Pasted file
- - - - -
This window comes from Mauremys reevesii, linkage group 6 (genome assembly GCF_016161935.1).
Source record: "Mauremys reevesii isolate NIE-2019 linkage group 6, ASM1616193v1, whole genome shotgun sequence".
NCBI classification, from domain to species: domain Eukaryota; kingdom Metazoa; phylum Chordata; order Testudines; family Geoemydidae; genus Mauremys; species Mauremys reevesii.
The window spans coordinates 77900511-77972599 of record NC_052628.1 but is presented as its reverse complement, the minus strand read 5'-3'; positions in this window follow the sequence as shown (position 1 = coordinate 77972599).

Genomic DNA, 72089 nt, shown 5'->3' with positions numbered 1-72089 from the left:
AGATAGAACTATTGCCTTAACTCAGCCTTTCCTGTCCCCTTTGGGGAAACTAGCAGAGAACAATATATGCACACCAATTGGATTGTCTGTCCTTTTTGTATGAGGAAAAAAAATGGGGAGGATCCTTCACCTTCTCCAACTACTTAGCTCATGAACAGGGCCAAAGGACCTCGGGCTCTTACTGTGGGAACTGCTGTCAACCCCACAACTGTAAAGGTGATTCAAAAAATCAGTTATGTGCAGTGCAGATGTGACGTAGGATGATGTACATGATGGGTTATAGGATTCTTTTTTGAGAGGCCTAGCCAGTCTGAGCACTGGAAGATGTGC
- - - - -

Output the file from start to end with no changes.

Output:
This window comes from Mauremys reevesii, linkage group 6 (genome assembly GCF_016161935.1).
Source record: "Mauremys reevesii isolate NIE-2019 linkage group 6, ASM1616193v1, whole genome shotgun sequence".
NCBI classification, from domain to species: domain Eukaryota; kingdom Metazoa; phylum Chordata; order Testudines; family Geoemydidae; genus Mauremys; species Mauremys reevesii.
The window spans coordinates 77900511-77972599 of record NC_052628.1 but is presented as its reverse complement, the minus strand read 5'-3'; positions in this window follow the sequence as shown (position 1 = coordinate 77972599).

Genomic DNA, 72089 nt, shown 5'->3' with positions numbered 1-72089 from the left:
AGATAGAACTATTGCCTTAACTCAGCCTTTCCTGTCCCCTTTGGGGAAACTAGCAGAGAACAATATATGCACACCAATTGGATTGTCTGTCCTTTTTGTATGAGGAAAAAAAATGGGGAGGATCCTTCACCTTCTCCAACTACTTAGCTCATGAACAGGGCCAAAGGACCTCGGGCTCTTACTGTGGGAACTGCTGTCAACCCCACAACTGTAAAGGTGATTCAAAAAATCAGTTATGTGCAGTGCAGATGTGACGTAGGATGATGTACATGATGGGTTATAGGATTCTTTTTTGAGAGGCCTAGCCAGTCTGAGCACTGGAAGATGTGC